Griffin Silk, was born on an uncommon day, 29th February. His father thinks he’s likely to be an ‘uncommon boy’, but Griffin is not sure that would be a good thing. Maybe if he was common and ordinary, he wouldn’t have to worry about his secret. Griffin lives in a loving home with his father, many colourful sisters and his grandmother, Nell. Until now, all the children have had home schooling, but because his mother has gone away, as has his baby sister, Griffin must attend the local school. Griffin finds school challenging until he meets Princess Layla, who helps him discover the courage to share his secret.
Caroline Magerl’s beautiful cover art and internal sketches capture perfectly the tone of this story. The language is gentle, Griffin’s voice is strong. When tragedy strikes a family, each member is affected differently. Each looks for an answer to that which is so often unanswerable. The Naming of Tishkin Silk by Glenda Millard (ABC Books 2003) provides many opportunities for discussion and shared experiences. But most of all, it is a compelling read. 9-12 year old readers will enjoy this most, though there is much in this book to interest readers outside this age.
The Naming of Tiskin Silk, by Glenda Millard
ABC Books 2003
Cinnabar and Judah are stunned when Cinnabar’s grandfather Reuben makes his request. He wants the teenagers to help him escape the confines of the domed city. In spite of their shock, the friends are determined to help Reuben. But time is short. Reuben’s cessation date is coming. If they don’t act soon, it will be too late for Reuben.
New Carradon is a domed city where conditions are strictly controlled. Population growth is tightly contained and only those who are deemed genetically compatible are allowed to reproduce. When a person outlives his or her usefulness, he is ceased, with a cessation party to mark the occasion and to say goodbye to loved ones.
Cinnabar has never been oustide the city walls, but Reuben remembers the old city and is determined to take his wife’s ashes there before he dies.
Judah and Cinnabar need to figure out a way to smuggle Reuben out of the city. In doing so, they uncover more about their own pasts than they ever suspected could be true. Bringing Reuben home will be only the beginning of a whole new life.
The setting of this story is familiar – the concept of a domed city is the basis of many science fiction stories. What chills and intrigues is this city’s approach to population control. The prospect of a planned cessation – a bizarre expiry date – has the reader squirming. Millard manages to create a rich contrast between the cold, sterile emotions of the protected city and the warm emotions of the outside. She does this without preaching or over-analysing. Instead, the story is fast paced, with plenty of action and intrigue.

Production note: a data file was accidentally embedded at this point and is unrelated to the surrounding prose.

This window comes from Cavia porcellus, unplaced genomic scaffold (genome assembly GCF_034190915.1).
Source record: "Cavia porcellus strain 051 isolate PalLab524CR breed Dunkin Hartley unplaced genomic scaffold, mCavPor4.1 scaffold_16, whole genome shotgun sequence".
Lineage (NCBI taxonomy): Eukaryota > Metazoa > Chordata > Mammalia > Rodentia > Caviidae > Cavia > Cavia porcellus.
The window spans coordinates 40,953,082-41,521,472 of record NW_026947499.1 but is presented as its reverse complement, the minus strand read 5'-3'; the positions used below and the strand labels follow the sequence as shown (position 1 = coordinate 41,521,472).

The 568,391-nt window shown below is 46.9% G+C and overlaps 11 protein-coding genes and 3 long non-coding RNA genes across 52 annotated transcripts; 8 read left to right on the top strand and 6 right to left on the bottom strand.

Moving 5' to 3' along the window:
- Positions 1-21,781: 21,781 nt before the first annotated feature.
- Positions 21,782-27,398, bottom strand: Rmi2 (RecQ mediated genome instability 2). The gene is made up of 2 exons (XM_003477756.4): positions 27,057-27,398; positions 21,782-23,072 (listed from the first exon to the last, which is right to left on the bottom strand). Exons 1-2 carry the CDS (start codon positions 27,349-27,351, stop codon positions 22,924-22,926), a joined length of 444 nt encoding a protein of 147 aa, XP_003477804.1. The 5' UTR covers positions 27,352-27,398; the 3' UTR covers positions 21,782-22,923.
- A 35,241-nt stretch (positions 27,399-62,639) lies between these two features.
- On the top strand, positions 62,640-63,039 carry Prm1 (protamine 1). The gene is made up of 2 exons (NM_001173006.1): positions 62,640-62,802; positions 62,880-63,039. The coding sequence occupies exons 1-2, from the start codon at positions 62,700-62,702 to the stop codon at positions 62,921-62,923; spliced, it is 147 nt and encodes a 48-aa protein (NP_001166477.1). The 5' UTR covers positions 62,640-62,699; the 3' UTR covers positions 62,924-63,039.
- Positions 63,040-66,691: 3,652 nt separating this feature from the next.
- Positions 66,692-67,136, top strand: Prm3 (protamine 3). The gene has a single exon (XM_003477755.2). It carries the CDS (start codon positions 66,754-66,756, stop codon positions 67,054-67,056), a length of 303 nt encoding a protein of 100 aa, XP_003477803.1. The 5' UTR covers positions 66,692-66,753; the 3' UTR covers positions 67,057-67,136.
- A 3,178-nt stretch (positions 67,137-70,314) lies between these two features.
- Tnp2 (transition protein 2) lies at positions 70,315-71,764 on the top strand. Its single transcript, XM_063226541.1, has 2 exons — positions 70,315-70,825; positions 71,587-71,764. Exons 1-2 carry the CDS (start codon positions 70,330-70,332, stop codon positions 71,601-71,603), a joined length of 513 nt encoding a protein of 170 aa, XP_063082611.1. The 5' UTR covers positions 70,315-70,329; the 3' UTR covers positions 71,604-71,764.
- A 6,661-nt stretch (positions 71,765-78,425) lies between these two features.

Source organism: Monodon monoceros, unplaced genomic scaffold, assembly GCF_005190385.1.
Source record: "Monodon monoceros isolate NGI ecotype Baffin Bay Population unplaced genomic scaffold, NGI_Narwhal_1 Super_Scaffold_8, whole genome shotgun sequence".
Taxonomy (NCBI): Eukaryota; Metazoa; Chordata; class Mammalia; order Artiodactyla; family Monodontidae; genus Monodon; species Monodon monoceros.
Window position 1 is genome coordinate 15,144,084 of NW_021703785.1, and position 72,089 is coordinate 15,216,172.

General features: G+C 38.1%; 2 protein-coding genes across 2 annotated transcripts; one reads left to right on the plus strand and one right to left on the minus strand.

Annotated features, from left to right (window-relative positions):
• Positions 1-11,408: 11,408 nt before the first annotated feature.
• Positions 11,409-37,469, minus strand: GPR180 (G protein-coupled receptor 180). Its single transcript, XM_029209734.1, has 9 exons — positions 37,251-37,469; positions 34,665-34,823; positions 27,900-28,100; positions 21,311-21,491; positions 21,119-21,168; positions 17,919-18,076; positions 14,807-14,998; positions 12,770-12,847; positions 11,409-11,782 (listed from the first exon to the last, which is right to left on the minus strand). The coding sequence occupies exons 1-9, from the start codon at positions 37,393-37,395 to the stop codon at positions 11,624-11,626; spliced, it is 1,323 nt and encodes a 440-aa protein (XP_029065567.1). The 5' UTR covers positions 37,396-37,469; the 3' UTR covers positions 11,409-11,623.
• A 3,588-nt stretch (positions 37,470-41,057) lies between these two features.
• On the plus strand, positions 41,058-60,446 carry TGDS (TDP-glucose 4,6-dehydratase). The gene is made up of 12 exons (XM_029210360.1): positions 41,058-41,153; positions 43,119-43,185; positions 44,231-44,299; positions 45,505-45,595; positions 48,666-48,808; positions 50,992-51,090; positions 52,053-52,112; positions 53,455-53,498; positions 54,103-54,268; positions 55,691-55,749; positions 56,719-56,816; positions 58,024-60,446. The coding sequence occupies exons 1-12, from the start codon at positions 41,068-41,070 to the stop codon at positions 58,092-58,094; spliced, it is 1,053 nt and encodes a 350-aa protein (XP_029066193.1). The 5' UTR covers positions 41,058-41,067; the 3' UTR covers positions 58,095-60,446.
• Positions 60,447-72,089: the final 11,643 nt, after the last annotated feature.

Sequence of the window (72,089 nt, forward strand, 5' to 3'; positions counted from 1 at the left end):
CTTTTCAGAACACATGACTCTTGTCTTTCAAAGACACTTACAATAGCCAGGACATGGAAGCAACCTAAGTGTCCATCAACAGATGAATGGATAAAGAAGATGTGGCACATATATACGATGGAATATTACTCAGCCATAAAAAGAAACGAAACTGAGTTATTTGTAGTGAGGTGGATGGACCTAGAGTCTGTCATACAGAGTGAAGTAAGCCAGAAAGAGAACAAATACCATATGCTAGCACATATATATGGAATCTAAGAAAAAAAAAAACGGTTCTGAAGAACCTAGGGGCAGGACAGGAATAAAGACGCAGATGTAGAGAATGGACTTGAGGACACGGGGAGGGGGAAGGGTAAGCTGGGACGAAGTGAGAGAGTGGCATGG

Millard’s novel for younger readers, The Naming Of Tishkin Silk has gathered wide acclaim. Bringing Reuben Home, for an older audience, will also be well-received.
Bringing Reuben Home, by Glenda Millard
ABC Books, 2004
Bones Maloney might look tough, but his heart is as soft as a cherry brandy chocolate. Bones and his Jazz Doggies are the star attraction at Barker’s café every Friday night. But, if there is one thing that Bones loves more than singing it is the raspberry spiders that are served at Barkers. Unfortunately, he isn’t paid enough to be able to buy one. What would happen if his throat was too dry to sing half way through his performance?
This humorous picture book combines children’s fantasy with the blues scene for an effect that will entertain both children and their adult readers. The illustrations of Matt Cosgrove are awesome, with vibrant colours and adorable dog-characters ranging from chihuahuas to dalmations to mutts and hounds.
Most likely to appeal to readers aged 4 to 8, Glenda Millard’s story will have you hankering for a raspberry spider.
Bones Maloney and the Raspberry Spiders, by Glenda Millard, illustrated by Matt Cosgrove
A Margaret Hamilton Book from Ashton Scholastic, 2002